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Jumping Through the Curriculum Hula Hoops

  • Terri Camp Home school author and mother
  • Published Jun 28, 2002
Jumping Through the Curriculum Hula Hoops

One of my great joys in life is attending home-school conferences. I’ll never forget the first conference I attended in Sacramento, California. I was amazed at all the workshops, products, and people in denim jumpers.

When I looked down at my shorts I felt a bit like perhaps I didn’t belong among this group of holy, spiritual people. My friend assured me that I could indeed home school my children, even if I wore shorts. However, I still went out and bought a jumper. I’ve thought about mass marketing them for the home-school audience. They could have a cute appliqué that says, "Home-School Mom," as if she would be confused as being anyone else.

The truth is even non-conformists like me want to conform. We don’t want to feel like we’re different than everyone else, even though we’ve set out on a course that is different than the norm. Humans have a desire to be normal. I’m no different, even though my children will quickly attest to the fact that I am indeed far from normal. Normalcy is something I desire.

Honestly, I think I go to home-school conventions to feel normal. I don my jumper, borrow a baby, walk through the myriad of tables, and listen to a bunch of normal speakers telling me if I use their product I will have the best and the brightest!

And I buy it! I buy it just like the hula hoops of the 50s, the yo-yo’s, and the scooters of today.

Speakers with the best kids win my money--even if they are selling an auditory product to my visual learner. I will buy the product, because it’s the latest and greatest.

Years ago A Beka and Bob Jones were the "in" thing. Then along came unit studies, literature based curriculum, the classical approach, the principal approach, and even the Fire method.

Everywhere we turn there is a new product being heralded as the one that is guaranteed to make your child read by the time he is twelve! We are spending hundreds of dollars on products, not really for our child, but to help us fit in with our peers.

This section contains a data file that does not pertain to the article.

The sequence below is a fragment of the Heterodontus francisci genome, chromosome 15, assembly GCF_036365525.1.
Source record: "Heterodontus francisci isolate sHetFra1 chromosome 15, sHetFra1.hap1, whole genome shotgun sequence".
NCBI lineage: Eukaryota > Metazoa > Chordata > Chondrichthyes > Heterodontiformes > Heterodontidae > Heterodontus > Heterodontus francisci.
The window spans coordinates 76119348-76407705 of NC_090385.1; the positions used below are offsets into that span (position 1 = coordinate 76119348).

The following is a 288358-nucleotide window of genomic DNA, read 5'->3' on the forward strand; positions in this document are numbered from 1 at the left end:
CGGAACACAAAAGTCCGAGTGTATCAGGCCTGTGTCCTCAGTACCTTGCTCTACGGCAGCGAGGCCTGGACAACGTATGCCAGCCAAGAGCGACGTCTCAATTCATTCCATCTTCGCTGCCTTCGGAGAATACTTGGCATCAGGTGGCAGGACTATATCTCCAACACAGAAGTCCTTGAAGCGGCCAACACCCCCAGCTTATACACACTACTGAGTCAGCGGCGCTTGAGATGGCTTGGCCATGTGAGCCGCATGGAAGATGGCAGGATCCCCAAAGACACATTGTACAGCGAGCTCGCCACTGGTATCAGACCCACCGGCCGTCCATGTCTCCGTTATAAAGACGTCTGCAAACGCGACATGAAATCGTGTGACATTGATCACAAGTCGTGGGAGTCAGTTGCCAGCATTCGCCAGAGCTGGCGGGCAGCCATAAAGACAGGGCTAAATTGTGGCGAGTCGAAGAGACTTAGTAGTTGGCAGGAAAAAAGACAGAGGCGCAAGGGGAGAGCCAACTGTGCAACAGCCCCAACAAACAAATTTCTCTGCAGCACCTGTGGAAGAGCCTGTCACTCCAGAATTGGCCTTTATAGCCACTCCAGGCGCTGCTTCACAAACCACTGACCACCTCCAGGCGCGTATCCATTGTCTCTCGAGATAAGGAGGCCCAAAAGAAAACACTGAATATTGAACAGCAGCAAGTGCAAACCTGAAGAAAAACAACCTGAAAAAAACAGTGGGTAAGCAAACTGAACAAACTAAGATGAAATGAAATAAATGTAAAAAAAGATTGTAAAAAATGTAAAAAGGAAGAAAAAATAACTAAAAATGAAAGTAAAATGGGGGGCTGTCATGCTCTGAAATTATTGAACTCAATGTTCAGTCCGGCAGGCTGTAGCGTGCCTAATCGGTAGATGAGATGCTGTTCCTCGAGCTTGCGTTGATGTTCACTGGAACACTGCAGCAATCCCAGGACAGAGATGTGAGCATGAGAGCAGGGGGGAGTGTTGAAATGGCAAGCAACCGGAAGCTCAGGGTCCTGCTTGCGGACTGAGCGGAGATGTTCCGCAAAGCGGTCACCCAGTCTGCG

Why do we have this desire? I don’t think it’s really a desire to fit in, as a feeling that we don’t quite have what it takes. Typically we are average parents, with average income, with average children. We see the stories of the great parents with their incredibly brilliant children. Hey, even I can make my children look brilliant on a good day!

As I would listen to speakers telling me how great their kids are, I would want to buy their product, because I knew deep inside that I wanted greatness for my children.

I would talk to other home-school moms and find out what their favorite products were. It didn’t matter much to me at that point what was the best for each child. Or even what was best for me. I simply wanted the latest fad. I didn’t think that’s what I desired, but it was.

Steve is a bit apprehensive when I go speak at conventions because he knows I am easily swayed by the illusion of what will be the best. He is very good at keeping me from following a trend, a person, or an image.

After we were home schooling for about five years I had decided I wanted our family to look a certain way, and to present themselves to the world a certain way. I decided I must use the right curriculum put out by the right group of people in order to attain this.

I began filling out the application. I convinced Steve to spend the large sum of money so we could have the perfect family. It wasn’t until we got to the application process that Steve put the brakes on our perfect family. He inquired, "What does my facial hair have to do with home schooling our children?"

After a few more questions on the application, he told me we were not going to use this curriculum. I was certain he told me we would never be the perfect family I so desperately wanted. How could I possibly home school effectively if my husband was unwilling to let me use the curriculum I wanted to use?

That was when the Lord began prompting me to seek Him with the education of our children. I began the process of learning how children learn. I began praying for the direction the Lord wanted each of our children to go. I even asked the Lord to show me daily what He wanted me to do with them.

I suddenly became free of being swayed by the best, latest and greatest. I began to seek the Lord’s direction for every product I purchased. I no longer bought the hula hoops and jumpers.

Curriculum questions are popping up all over home-school message boards and chat rooms as moms seek to find the best for their children. Last year I was talking with Jill Bond about this very topic. I loved the advice she had for me when people ask what they should use for their children. Rather than point a mother to a certain curriculum, she reminds them that she does not know the child, but more importantly that she has not spent time fasting and praying for the child. How could she possibly know what the Lord would have for her?

Her advice is so basic, yet so wise. As we seek out the best for our children, we must not forget who knows what is best for them. We need not be led by the great commercials, but fast and pray for our own children so that we, with the help of God, can train them up in the way they should go.

In addition to devoting herself to her husband and the eight children she home schools, Terri also enjoys writing and speaking to offer encouragement to women in an effervescent, humorous way. Visit her Web site at or e-mail her at